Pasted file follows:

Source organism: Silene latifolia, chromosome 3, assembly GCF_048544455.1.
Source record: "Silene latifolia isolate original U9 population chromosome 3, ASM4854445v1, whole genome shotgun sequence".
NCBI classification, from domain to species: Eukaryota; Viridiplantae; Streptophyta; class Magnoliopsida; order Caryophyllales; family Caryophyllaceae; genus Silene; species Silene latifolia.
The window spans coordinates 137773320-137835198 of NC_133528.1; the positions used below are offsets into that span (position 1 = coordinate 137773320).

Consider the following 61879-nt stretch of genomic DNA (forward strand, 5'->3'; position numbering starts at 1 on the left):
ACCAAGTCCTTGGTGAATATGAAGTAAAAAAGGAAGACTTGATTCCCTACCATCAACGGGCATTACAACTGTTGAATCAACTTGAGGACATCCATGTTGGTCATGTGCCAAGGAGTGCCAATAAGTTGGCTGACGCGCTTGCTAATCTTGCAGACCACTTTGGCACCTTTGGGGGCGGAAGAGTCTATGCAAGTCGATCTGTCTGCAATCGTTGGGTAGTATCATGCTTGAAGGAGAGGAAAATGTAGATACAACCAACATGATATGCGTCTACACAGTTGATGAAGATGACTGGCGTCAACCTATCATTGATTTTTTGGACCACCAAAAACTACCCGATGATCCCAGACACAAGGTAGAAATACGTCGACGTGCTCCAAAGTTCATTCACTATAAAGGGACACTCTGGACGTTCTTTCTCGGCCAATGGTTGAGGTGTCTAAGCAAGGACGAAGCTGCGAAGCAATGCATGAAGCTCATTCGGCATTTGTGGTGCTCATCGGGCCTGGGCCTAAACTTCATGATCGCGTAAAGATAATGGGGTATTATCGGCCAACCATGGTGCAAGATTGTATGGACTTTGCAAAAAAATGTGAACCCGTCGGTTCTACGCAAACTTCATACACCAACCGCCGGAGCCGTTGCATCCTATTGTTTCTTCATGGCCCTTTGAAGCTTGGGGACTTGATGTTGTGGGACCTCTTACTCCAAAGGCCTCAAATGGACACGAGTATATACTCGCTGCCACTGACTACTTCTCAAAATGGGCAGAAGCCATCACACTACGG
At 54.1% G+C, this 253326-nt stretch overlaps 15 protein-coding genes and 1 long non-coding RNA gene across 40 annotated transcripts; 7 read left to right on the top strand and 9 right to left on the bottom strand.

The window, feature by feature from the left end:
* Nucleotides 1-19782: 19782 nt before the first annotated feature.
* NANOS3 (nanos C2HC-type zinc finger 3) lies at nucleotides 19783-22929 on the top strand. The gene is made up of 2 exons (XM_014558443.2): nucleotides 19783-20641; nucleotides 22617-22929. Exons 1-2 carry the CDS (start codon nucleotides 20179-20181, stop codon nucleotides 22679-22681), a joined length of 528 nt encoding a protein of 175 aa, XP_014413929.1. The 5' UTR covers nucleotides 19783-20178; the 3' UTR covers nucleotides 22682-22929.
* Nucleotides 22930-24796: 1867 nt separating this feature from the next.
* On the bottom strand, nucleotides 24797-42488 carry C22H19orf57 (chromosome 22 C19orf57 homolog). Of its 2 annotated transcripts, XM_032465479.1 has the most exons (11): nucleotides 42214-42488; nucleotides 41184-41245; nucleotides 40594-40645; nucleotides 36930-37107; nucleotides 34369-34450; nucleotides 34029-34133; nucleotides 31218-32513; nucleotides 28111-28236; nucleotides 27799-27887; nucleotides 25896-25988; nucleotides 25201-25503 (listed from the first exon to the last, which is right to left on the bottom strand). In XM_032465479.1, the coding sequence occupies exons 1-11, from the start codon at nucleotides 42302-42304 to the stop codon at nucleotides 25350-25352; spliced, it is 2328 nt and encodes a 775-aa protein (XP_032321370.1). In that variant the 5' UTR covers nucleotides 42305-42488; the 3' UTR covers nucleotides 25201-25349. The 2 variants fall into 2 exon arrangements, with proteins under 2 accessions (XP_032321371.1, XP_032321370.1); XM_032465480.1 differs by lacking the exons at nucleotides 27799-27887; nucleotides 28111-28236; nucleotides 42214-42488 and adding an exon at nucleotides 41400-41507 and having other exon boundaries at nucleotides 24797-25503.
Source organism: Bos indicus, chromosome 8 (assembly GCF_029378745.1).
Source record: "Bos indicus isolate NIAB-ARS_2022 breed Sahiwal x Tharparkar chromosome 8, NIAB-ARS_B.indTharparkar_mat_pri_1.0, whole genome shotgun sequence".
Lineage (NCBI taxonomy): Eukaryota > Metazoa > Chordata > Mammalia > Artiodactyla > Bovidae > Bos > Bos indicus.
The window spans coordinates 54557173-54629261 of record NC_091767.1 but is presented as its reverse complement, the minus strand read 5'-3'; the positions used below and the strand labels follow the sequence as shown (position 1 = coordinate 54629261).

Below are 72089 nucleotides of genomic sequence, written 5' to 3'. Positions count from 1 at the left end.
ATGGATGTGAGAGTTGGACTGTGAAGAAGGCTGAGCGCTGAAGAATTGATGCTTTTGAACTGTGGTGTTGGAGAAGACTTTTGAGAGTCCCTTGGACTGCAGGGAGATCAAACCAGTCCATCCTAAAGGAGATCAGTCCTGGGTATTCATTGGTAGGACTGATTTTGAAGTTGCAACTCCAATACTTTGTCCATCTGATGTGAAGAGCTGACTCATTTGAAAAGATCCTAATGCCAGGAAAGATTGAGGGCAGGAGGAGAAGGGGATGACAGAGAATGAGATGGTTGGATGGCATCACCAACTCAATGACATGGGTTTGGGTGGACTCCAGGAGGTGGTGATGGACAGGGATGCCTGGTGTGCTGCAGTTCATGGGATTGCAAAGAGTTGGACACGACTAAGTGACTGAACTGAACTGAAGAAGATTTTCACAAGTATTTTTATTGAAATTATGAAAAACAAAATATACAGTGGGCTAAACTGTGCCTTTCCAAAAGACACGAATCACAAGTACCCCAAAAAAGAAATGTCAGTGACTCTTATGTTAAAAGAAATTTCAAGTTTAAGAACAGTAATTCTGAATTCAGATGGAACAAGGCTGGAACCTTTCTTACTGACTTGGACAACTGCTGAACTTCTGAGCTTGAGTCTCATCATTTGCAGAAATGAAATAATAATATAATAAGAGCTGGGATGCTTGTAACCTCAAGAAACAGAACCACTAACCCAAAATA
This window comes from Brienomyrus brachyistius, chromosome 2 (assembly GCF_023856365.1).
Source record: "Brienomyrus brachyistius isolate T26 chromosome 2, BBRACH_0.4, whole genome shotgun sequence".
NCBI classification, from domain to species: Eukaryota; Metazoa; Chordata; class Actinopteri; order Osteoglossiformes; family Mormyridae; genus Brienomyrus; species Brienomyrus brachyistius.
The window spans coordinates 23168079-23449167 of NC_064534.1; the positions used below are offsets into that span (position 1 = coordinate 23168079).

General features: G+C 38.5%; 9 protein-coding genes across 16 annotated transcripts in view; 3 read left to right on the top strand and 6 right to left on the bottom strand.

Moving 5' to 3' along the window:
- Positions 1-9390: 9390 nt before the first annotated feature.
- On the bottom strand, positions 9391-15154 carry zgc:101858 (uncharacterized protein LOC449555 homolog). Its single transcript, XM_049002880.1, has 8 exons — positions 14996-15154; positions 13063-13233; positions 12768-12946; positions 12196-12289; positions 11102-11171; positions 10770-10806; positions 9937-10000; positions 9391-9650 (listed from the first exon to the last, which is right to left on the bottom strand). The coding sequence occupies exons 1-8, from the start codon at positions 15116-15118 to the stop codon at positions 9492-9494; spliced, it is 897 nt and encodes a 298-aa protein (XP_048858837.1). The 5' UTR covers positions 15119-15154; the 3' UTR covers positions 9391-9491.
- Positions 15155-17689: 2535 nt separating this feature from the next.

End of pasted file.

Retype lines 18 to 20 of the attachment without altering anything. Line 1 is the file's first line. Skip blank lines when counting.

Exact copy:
ATGGATGTGAGAGTTGGACTGTGAAGAAGGCTGAGCGCTGAAGAATTGATGCTTTTGAACTGTGGTGTTGGAGAAGACTTTTGAGAGTCCCTTGGACTGCAGGGAGATCAAACCAGTCCATCCTAAAGGAGATCAGTCCTGGGTATTCATTGGTAGGACTGATTTTGAAGTTGCAACTCCAATACTTTGTCCATCTGATGTGAAGAGCTGACTCATTTGAAAAGATCCTAATGCCAGGAAAGATTGAGGGCAGGAGGAGAAGGGGATGACAGAGAATGAGATGGTTGGATGGCATCACCAACTCAATGACATGGGTTTGGGTGGACTCCAGGAGGTGGTGATGGACAGGGATGCCTGGTGTGCTGCAGTTCATGGGATTGCAAAGAGTTGGACACGACTAAGTGACTGAACTGAACTGAAGAAGATTTTCACAAGTATTTTTATTGAAATTATGAAAAACAAAATATACAGTGGGCTAAACTGTGCCTTTCCAAAAGACACGAATCACAAGTACCCCAAAAAAGAAATGTCAGTGACTCTTATGTTAAAAGAAATTTCAAGTTTAAGAACAGTAATTCTGAATTCAGATGGAACAAGGCTGGAACCTTTCTTACTGACTTGGACAACTGCTGAACTTCTGAGCTTGAGTCTCATCATTTGCAGAAATGAAATAATAATATAATAAGAGCTGGGATGCTTGTAACCTCAAGAAACAGAACCACTAACCCAAAATA
This window comes from Brienomyrus brachyistius, chromosome 2 (assembly GCF_023856365.1).
Source record: "Brienomyrus brachyistius isolate T26 chromosome 2, BBRACH_0.4, whole genome shotgun sequence".